A civil penalty is considered "punishment" for double jeopardy purposes when that penalty does not solely "serve a remedial purpose, but rather can only be explained as also serving either retributive or deterrent purposes." Halper, 490 U.S. at 448; accord Austin v. United States, 509 U.S. 602, 610, 113 S.Ct. 2801, 2806 (1993) (holding that forfeiture is a punishment if it does not serve solely remedial purposes). It is these "purposes actually served by the sanction in question . . . that must be evaluated." Halper, 490 U.S. at 447, n. 7 (emphasis added).

Whether a tax constitutes a punishment, triggering protections of the Double Jeopardy Clause, was recently answered by the United States Supreme Court in Dep't of Revenue of Montana v. Kurth Ranch, ___ U.S. ___, 114 S.Ct. 1937 (1994). There, the Court concluded that a tax on the possession of illegal drugs assessed after the State of Montana imposed a criminal penalty for the same offense constituted double jeopardy. Id. at ___, 114 S.Ct. at 1948. In Kurth Ranch, a family of Montana farmers supplemented its income by cultivating a significant marijuana crop. Id. at ___, 114 S.Ct. at 1942. Montana law enforcement officers raided the farm, prosecuted family members, and then attempted to collect a state tax imposed for possession and storage of dangerous drugs. Id. at ___, 114 S.Ct. at 1941-43. The tax totalled $181,000, a figure arrived at by placing a $100-an-ounce tax on 1,811 ounces of marijuana harvested by the farmers. Id. The farmers declared bankruptcy, and the state's claim for the tax was denied by the bankruptcy court on double jeopardy grounds. Id. The bankruptcy court's decision was affirmed by the district court, the United States Court of Appeals for the Ninth Circuit, and finally by the United States Supreme Court. Id. at ___, 114 S.Ct. at 1943-44.

The Court concluded that a tax is not immune from double jeopardy scrutiny, id. at ___, 114 S.Ct. at 1946, even though in most cases a state may legitimately tax criminal activity. See Marchetti v. United States, 390 U.S. 39, 44 (1968). Rather than focus on whether a state purpose was accomplished by enforcement (i.e., actual payment of a fine), the Court in Kurth Ranch considered the underlying motivation of the state tax statute to determine the "purposes actually served" by the State's enforcement action. The Court considered the following factors in concluding that the Montana tax was primarily designed to punish rather than to raise revenue: (1) the high rate of taxation — eight times the street value of the confiscated marijuana; (2) the deterrent purpose, based on the use of tax revenues for anti-crime initiatives; (3) the requirement that the tax be imposed solely upon criminal activity, such as illegal marijuana growing; and (4) the imposition of the tax upon goods which were neither owned nor possessed by the debtor. Kurth Ranch, ___ U.S. at ___, 114 S.Ct. at 1946-48. The Court concluded that these factors, taken as a whole, indicated that the drug tax was "too far-removed in crucial respects from a standard tax assessment to escape characterization as punishment for the purpose of Double Jeopardy analysis." Id. at ___, 114 S.Ct. at 1948.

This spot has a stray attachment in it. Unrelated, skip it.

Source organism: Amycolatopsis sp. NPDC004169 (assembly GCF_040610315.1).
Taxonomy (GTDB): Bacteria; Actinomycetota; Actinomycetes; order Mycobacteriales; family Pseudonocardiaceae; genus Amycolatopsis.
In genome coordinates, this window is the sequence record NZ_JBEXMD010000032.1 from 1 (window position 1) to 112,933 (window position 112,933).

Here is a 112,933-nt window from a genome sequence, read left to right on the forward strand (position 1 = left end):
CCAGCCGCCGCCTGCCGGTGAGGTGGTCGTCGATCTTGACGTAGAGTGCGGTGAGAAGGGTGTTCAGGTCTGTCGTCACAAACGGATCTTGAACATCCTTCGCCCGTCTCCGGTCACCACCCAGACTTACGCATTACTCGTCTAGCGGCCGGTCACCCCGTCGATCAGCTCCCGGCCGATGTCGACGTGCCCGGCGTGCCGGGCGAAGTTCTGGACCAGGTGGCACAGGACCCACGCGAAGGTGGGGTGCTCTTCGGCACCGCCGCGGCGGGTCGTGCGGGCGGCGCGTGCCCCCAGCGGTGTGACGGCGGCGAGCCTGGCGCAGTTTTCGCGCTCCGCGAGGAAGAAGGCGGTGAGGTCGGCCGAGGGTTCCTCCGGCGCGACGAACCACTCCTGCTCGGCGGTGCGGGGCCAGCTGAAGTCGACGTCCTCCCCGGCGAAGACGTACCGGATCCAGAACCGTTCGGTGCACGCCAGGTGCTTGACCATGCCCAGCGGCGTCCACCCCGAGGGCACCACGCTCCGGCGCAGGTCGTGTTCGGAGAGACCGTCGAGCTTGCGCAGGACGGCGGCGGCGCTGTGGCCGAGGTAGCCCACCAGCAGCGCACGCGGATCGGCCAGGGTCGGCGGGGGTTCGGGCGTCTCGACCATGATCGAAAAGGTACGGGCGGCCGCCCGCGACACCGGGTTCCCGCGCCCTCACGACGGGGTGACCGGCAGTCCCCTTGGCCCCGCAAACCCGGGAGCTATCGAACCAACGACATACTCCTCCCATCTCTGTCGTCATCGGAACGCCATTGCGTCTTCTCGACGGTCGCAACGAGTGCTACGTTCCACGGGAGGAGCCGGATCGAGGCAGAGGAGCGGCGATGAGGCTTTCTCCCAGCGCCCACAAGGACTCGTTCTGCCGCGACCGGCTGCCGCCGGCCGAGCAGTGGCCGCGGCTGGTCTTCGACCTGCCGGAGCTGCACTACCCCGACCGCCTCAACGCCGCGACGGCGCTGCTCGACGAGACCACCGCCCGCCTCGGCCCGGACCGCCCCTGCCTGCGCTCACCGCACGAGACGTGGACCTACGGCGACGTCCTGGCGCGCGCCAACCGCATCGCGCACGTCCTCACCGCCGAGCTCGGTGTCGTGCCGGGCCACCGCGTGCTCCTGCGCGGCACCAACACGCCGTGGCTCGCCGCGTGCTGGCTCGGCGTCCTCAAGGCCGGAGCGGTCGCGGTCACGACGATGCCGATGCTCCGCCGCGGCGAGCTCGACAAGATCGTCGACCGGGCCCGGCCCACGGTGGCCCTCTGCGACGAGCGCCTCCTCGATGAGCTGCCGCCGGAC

As Kurth Ranch makes clear, the crucial inquiry in determining whether jeopardy attaches to tax statutes probes the state's intentions. Kurth Ranch identified characteristics of the state's enactment and prosecution of the tax statute to test objectively if the state intended punishment. Whether actual punishment occurred in each individual case was not part of the inquiry. A requirement of actual punishment would require a factual review after every prosecution to reveal what, if any, payment a defendant has made toward the fine. Further, a determination must be made of how great partial payment must be for jeopardy to attach. This approach could only lead to a greater number of appeals and the absurd result of defendants frustrating future criminal prosecution by paying a minimum amount pursuant to tax statute liability. Kurth Ranch wisely refrained from adding actual punishment to the jeopardy formula, and we consider that guidance sound.